Reviewer: Charlotte Broadbent
Sandi Toksvig has been in the business of making us laugh for 35 years. She’s a comedian, writer, presenter, producer and soon to be host of QI. The purpose of this tour, however, is not simply to entertain. Last year Toksvig co-founded a new political party, The Women’s Equality Party, the UK’s fastest growing political organisation. Suddenly, we’re here on business. The name of this organisation, Toksvig cheerfully announces, was chosen as they didn’t want there to be any surprises later on as to what their purpose is.
They firmly believe that when women are being used to their full potential in every aspect of life, everyone benefits. Toksvig also doesn’t mince her words when detailing the intentions for this tour. Of course, they hope to raise awareness for their organisation but they also need money. There’s merchandise for sale and volunteers helping you sign up as a member if you feel so inclined. Toksvig reveals that just to have your name appear on a ballot will cost £20,000, highlighting just why politics has always been, and continues to be a rich boy’s game.
A night of political fundraising may seem a far cry from the what people may have expected when coming to the theatre for an evening with such a renowned personality; yet if there’s anyone who is able to combine an evening of comedy, history, politics, feminism and funny stories it is Sandi Toksvig.
In the first half Toksvig bounds onto the stage looking refreshingly un-showbiz in a comfy jumper and a big smile. She’s no stranger to the one-woman-show and warmly greets the crowd before diving straight into some of the quirks in life that have been making her giggle of late. The whole evening is a beautiful balance of wit and humour on all manner of subjects but always returning to politics and feminism. For example, Toksvig imagines how much more entertaining sports would if only the incompetent were allowed to partake.
She looks back through history to find some of the more amusing and absurd tales, such as the English man who won an Olympic gold medal for tennis in a match where he borrowed someone else’s racket and wore a suit throughout the game. She then talks of more recent sporting absurdities. She informs us that the Australian women’s basketball team, who have won silver medals in the past three Olympics, must travel in economy while the male team, who have yet to win anything, all travel in business class. She then goes on to give some disturbing statistics about women in modern sport. To bring us back from this moment of horror Toksvig invites three members of the audience onto the stage for a game of Wiff Waff. This structure of using an obscure and amusing example, then making it pertinent to her cause is one Toksvig executesflawlessly and ensures the message is never preached but undeniably demonstrated.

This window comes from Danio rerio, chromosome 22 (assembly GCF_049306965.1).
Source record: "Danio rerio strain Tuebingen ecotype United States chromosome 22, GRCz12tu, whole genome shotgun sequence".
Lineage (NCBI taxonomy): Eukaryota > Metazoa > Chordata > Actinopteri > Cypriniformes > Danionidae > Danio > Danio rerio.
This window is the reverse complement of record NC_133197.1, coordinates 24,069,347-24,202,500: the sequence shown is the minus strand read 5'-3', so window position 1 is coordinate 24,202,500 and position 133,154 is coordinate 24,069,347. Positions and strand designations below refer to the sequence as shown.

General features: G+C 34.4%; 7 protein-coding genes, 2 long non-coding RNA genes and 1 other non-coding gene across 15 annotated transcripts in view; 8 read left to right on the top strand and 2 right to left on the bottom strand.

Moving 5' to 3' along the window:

In the second half, Toksvig invites the audience to join in a quiz, a feature audience goers may recognise from her previous one-woman-shows. She then goes on to poke fun at some of the absurdly sexist adverts used through the 1940s and 50s. Though, things take a more sinister turn when she reveals some adverts used in December of 2015. The second half includes many more of these preposterous stories and statistics about women’s health, rights and pay which provokes reactions that make people laugh with shock, groan with horror and eventually hold their head in their hands with despair.
Her bright and optimistic attitude convinces you that something can and must be done. She then introduces two members of the local constituent of the WEP (Women’s Equality Party) who let the audience know how they can get involved. At the end of the show, Toksvig includes a Q and A session in which she makes it abundantly clear that the questions do not have to be centred on politics. She ends the show in a charmingly daft and upbeat way, by inviting the audience to join her in conducting the final bars of Beethoven’s Ninth Symphony.
Those hoping for a jolly night out with a national treasure will certainly not be disappointed; however, do be prepared to have your political fibres twanged. Toksvig makes many compelling arguments and clearly has such faith in her cause. Though, if you just want to ask her about Who’s Line is it Anyway, that’s okay too.
Reviewed on 9March 2016 then touring | Image: Contributed